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What is Interactive Art?

By James Doehring
Updated May 16, 2024
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Interactive art is any type of art that involves the viewer in the creative process. Interactive art attempts to challenge the traditional boundary between artist and “audience”. It may use a physical medium, as in the case of installation art, or it may be purely digital and Internet-based. Interactive art often uses computing power to govern responses to viewer actions.

The art movement of the early 1900s in Europe and North America laid the groundwork for the emergence of interactive art. People began questioning the role of the artist, work, and viewer in art. French-American artist Marcel Duchamp may have created one of the first examples of interactive art with his 1920 device Rotary Glass Plates. His machine used a motor to spin rectangular pieces of glass that had segments of circles painted on them. When viewed from a distance of 3.28 feet (1 meter), an optical illusion of full circles was formed.

Technology usually factors prominently in interactive art. For a work of art to be interactive, it must have some way of sensing a viewer’s actions. This can be in the form of physical sensors or, in the case of Internet-based art, computer input devices like the mouse. The work typically must also have a specific way of responding to inputs. Often, a large number of outcomes are possible with much room for viewer interpretation.

Some works of installation art are interactive. Interest in creating interactive installations surged in the 1990s when digital technology became sufficiently advanced. Embedded sensors in interactive installation art can respond to temperature, motion, or proximity of the viewer to offer a unique experience. Physical works of interactive installation art are increasingly being exhibited in the museum setting.

Interactive architecture is the idea of a designed environment that uses some kind of computation to manage physical responses with users. Some of the groundwork for interactive architecture stemmed from work on cybernetics, the study of regulatory systems, in the early 1960s. The digital advances of the following decades made interactive architecture both technologically and economically feasible. Interactive architecture is a new and evolving concept, but it shares much in common with interactive art.

Video games are interactive applications, but some critics challenge the suggestion that they constitute interactive art. Often video games have very little room for the user to influence the creative dimensions of the game, such as the plot. For example, there may be only two possible endings to a game: victory or defeat. In this case, many critics charge that the game is not art because it is not open-ended.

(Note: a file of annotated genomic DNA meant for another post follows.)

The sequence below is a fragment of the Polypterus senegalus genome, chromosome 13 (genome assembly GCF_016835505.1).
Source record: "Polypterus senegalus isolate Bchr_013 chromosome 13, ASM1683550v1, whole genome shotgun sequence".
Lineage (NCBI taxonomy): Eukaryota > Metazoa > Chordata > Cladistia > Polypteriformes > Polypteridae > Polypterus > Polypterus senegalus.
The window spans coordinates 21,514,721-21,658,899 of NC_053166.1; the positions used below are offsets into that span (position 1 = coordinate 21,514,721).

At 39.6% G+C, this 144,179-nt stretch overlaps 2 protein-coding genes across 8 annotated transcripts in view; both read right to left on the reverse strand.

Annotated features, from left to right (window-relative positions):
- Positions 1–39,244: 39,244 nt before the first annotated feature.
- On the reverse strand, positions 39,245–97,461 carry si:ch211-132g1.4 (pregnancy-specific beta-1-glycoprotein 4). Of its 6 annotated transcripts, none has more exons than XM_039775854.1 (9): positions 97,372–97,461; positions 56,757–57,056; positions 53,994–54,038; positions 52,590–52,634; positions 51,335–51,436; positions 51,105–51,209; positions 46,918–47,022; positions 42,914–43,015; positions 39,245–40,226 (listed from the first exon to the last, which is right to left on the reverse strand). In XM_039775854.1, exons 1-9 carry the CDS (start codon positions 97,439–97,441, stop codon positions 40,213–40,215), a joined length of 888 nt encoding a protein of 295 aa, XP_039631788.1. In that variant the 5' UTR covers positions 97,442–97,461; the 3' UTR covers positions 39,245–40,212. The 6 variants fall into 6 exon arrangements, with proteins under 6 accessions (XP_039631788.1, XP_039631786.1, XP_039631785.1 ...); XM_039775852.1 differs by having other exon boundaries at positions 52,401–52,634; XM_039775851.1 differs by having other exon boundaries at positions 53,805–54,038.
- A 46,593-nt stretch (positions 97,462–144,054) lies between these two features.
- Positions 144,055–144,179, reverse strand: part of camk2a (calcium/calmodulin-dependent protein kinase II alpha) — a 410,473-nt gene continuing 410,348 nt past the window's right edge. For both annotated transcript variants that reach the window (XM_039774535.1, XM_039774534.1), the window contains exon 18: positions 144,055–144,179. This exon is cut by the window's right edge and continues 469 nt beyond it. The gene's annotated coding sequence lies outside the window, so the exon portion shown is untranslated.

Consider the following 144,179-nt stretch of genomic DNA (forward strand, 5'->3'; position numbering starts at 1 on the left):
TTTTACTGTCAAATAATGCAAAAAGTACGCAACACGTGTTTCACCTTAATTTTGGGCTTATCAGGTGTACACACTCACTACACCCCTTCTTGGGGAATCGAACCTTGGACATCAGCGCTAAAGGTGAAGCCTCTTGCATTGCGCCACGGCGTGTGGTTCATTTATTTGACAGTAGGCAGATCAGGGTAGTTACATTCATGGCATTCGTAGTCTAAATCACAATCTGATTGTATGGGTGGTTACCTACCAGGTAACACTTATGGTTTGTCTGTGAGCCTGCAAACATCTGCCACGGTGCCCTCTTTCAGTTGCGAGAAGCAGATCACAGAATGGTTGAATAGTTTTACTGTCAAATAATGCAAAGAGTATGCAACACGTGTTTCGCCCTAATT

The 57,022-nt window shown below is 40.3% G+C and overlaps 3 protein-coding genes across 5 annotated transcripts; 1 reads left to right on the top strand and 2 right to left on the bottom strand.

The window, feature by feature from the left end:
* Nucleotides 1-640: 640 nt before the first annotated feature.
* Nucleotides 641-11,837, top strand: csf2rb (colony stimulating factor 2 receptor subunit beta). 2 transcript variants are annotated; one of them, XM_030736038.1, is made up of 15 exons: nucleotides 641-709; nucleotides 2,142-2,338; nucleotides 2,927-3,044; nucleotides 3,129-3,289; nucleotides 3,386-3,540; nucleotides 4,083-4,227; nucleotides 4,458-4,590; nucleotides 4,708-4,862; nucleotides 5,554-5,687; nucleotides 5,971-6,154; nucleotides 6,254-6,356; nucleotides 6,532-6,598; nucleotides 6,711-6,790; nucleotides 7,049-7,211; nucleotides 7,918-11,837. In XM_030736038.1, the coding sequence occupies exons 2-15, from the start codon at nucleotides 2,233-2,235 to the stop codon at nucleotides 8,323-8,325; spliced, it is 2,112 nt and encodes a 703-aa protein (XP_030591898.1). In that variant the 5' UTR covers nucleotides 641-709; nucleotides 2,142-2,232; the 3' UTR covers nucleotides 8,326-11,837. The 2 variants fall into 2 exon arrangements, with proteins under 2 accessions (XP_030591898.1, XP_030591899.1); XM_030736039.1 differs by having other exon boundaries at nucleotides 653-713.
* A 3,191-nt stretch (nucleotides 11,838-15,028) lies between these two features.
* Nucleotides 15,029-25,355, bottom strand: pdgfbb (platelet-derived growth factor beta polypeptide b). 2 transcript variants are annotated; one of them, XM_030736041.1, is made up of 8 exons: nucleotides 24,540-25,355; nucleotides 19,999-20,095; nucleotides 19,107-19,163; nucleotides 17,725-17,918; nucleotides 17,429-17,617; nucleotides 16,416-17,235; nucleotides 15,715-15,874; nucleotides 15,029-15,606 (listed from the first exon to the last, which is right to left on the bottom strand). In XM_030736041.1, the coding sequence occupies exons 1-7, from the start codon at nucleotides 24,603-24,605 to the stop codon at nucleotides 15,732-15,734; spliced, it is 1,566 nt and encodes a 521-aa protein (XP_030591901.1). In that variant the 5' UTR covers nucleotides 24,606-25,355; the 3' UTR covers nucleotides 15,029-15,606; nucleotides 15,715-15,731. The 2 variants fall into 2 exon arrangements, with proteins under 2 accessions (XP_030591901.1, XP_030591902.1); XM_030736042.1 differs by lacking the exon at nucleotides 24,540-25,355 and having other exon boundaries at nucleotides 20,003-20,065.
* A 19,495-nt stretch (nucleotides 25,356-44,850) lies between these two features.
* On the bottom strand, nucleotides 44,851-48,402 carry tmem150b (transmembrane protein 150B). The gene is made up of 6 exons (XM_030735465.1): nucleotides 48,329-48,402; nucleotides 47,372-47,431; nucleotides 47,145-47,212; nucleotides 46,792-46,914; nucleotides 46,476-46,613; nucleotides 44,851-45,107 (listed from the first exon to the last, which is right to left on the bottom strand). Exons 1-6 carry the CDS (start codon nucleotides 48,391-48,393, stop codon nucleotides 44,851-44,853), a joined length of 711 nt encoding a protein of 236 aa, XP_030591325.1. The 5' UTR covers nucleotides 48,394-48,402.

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Discussion Comments
By tigers88 — On May 03, 2012

I saw a show at a big museum in Chicago last year that I guess you would call interactive art. You went in to a room where there was a small screen. The screen invited you to place your left thumb on the screen and then it scanned your thumbprint into a database where it was stored. In front of the little thumb printing screen there was a huge projection screen on the wall.

Once your thumb print was scanned it got sent to the projection screen were it was added to a huge, slowly growing image of George Washington. You have probably seen something like this before, a picture that is made of thousands of other little pictures. The more people contributed their thumbprint, the more detailed the picture got. I got a real kick out of it. My husband was less thrilled.

By nextcorrea — On May 02, 2012

I went to an interactive art workshop last year. A lot of what they were focusing on was creating interactive art for the web. It was an all day workshop and we talked about both theory and logistics. It is one thing to have an idea, it is another to pull it off.

Some of the most interesting interactive art being done anywhere today is being done online. The potential for the web as an interactive tool is huge. And, because it exists in this temporal and malleable space, the experience for each user can be truly unique.

By Ivan83 — On May 01, 2012

A friend of mine was involved in an interactive art piece recently. He did not create the piece but he did the computer programming that allowed it to work.

Basically, the viewer would enter a room where they were invited to text anything they wanted to a certain number. When they sent a text to that number the words appeared in huge letters on the wall. The minute someone new texted in the old words would disappear to be replaced by the new ones.

It was an interesting experience and an excellent example of interactive art. It was simple but deceptively interesting and revealing. You entered and then wondered, "What will I text?" You would read other people's writing and wonder "Why would they text that?" It was clever to say the least.

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